WHS Secure Hard Drive Removal Option RRS feed

  • General discussion

  • It would be nice if WHS implemented a secure hard drive removal option when removing a hard drive from WHS as it would provide a way to protect data from malicious recovery when a drive is out of the control WHS.

    Best option would be issuing an ATA Secure Erase command to the hard drive and letting it handle the destruction of data by itself. The advantage here is that it’s an approved method for purging data from an ATA hard drive that is on par with degaussing a hard drive according to the NIST 800-88 standard and it’s 1/8 times faster than the Department of Defense 5220 block overwrite (the usual ATA secure erase averages about 15-45 minutes according to the Center for Magnetic Recording Research at UCSD) which programs like DBAN use to secure erase data. Downside is that a modern computer BIOS will usually issue the ATA security freeze command to an ATA hard drive to prevent abuse of the ATA security commands and bypassing the security freeze would not be something the average computer user would not know or want to do.

    Next option might be including full on the fly hard drive encryption using AES encryption similar to Vista’s BitLocker feature. The advantage here is that a hard can be “Securely Decommissioned” in seconds by securely deleting the encryption key that was used in the encryption process to encrypt the stored data. Downside is that it would raise the hardware specifications needed to run WHS as well as incur a significant performance penalty.

    Last option might be just running a block overwrite over the entire drive to erase data. Downside is that it’s very time consuming and may not erase everything  since hard drives redirect writes from bad data sectors at the firmware level, this means that the overwrite may not get to the data stored in those sectors. Granted, worrying about potential data stored in bad sectors may be a bit overkill for the average user but then again you never know….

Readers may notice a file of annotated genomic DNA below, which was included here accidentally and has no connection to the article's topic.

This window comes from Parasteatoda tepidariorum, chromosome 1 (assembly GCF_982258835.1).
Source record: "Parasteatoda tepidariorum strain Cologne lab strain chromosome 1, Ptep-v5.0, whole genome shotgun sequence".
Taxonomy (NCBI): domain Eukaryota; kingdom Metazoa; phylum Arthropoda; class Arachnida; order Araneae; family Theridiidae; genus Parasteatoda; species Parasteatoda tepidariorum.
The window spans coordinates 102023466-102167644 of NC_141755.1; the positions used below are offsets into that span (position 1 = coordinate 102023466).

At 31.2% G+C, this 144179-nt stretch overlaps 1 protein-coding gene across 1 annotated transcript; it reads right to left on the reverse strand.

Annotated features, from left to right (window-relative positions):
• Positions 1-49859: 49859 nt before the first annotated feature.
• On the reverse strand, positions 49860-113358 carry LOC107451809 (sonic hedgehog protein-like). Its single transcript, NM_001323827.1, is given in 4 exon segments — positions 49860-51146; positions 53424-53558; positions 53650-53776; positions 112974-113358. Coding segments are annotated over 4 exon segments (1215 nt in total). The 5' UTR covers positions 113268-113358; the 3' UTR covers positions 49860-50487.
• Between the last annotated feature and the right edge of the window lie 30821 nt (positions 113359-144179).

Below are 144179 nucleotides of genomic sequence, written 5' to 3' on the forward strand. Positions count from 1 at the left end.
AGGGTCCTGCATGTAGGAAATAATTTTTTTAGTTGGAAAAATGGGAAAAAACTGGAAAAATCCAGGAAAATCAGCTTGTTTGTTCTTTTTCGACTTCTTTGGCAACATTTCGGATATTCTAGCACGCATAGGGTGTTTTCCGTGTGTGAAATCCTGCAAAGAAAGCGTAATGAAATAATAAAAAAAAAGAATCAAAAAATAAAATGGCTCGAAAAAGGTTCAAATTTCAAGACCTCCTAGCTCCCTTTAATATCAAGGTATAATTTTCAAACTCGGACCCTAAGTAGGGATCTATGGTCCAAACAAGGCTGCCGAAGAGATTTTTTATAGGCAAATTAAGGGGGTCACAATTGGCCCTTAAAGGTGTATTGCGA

The justification for this level of security for WHS is that WHS is being positioned as a way for the average home user to back up and protect ALL their data that is stored on all the computers in a home network. Just think about all the potentially sensitive data that could be stored on WHS either through a backup image of a computer or on a network share; personal financial records from money or quicken, confidential documents brought home work on a notebook, and private family photos, just to name a few. Granted, some of that stuff may be encrypted with a password already but don’t forget WHS will be dealing with a target audience that tend not to choose the best passwords to protect their data, which is the reason WHS implements strong password constraints on WHS accounts in the first place. While the advance user may know how to use a program like DBAN or HDDerase to erase data on a hard drive before letting leave their control you can bet that the majority target audience for WHS won’t even know that their suppose to take those kinds of precautions to protect their data let alone know how to do it. I believe that something should be implemented in WHS as part of its duty of protecting user data, protecting data from being lost while under the users control and protecting data from be accessed when the data is no longer under the control of the user.

    Sunday, May 27, 2007 6:50 AM